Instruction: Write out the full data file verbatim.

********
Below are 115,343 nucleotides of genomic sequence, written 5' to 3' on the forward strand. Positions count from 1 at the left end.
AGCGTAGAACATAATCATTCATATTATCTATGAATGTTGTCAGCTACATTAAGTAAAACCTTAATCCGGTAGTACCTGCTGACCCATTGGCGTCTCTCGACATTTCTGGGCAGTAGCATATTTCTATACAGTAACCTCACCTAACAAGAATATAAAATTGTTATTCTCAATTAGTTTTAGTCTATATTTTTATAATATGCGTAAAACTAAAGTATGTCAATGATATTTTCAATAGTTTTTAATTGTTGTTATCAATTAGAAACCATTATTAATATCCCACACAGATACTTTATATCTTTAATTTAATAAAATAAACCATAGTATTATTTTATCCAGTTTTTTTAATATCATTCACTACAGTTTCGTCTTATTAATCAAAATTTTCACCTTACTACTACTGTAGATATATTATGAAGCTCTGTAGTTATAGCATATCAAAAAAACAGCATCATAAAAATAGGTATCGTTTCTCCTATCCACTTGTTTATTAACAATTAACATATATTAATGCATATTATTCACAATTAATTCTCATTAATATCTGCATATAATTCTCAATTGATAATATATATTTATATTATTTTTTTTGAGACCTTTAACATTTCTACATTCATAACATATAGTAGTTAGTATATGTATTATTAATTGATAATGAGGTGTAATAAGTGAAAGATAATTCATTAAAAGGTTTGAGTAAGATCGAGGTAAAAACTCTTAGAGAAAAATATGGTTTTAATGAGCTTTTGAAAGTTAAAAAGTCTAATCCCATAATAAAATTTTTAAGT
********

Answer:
Below are 115,343 nucleotides of genomic sequence, written 5' to 3' on the forward strand. Positions count from 1 at the left end.
AGCGTAGAACATAATCATTCATATTATCTATGAATGTTGTCAGCTACATTAAGTAAAACCTTAATCCGGTAGTACCTGCTGACCCATTGGCGTCTCTCGACATTTCTGGGCAGTAGCATATTTCTATACAGTAACCTCACCTAACAAGAATATAAAATTGTTATTCTCAATTAGTTTTAGTCTATATTTTTATAATATGCGTAAAACTAAAGTATGTCAATGATATTTTCAATAGTTTTTAATTGTTGTTATCAATTAGAAACCATTATTAATATCCCACACAGATACTTTATATCTTTAATTTAATAAAATAAACCATAGTATTATTTTATCCAGTTTTTTTAATATCATTCACTACAGTTTCGTCTTATTAATCAAAATTTTCACCTTACTACTACTGTAGATATATTATGAAGCTCTGTAGTTATAGCATATCAAAAAAACAGCATCATAAAAATAGGTATCGTTTCTCCTATCCACTTGTTTATTAACAATTAACATATATTAATGCATATTATTCACAATTAATTCTCATTAATATCTGCATATAATTCTCAATTGATAATATATATTTATATTATTTTTTTTGAGACCTTTAACATTTCTACATTCATAACATATAGTAGTTAGTATATGTATTATTAATTGATAATGAGGTGTAATAAGTGAAAGATAATTCATTAAAAGGTTTGAGTAAGATCGAGGTAAAAACTCTTAGAGAAAAATATGGTTTTAATGAGCTTTTGAAAGTTAAAAAGTCTAATCCCATAATAAAATTTTTAAGT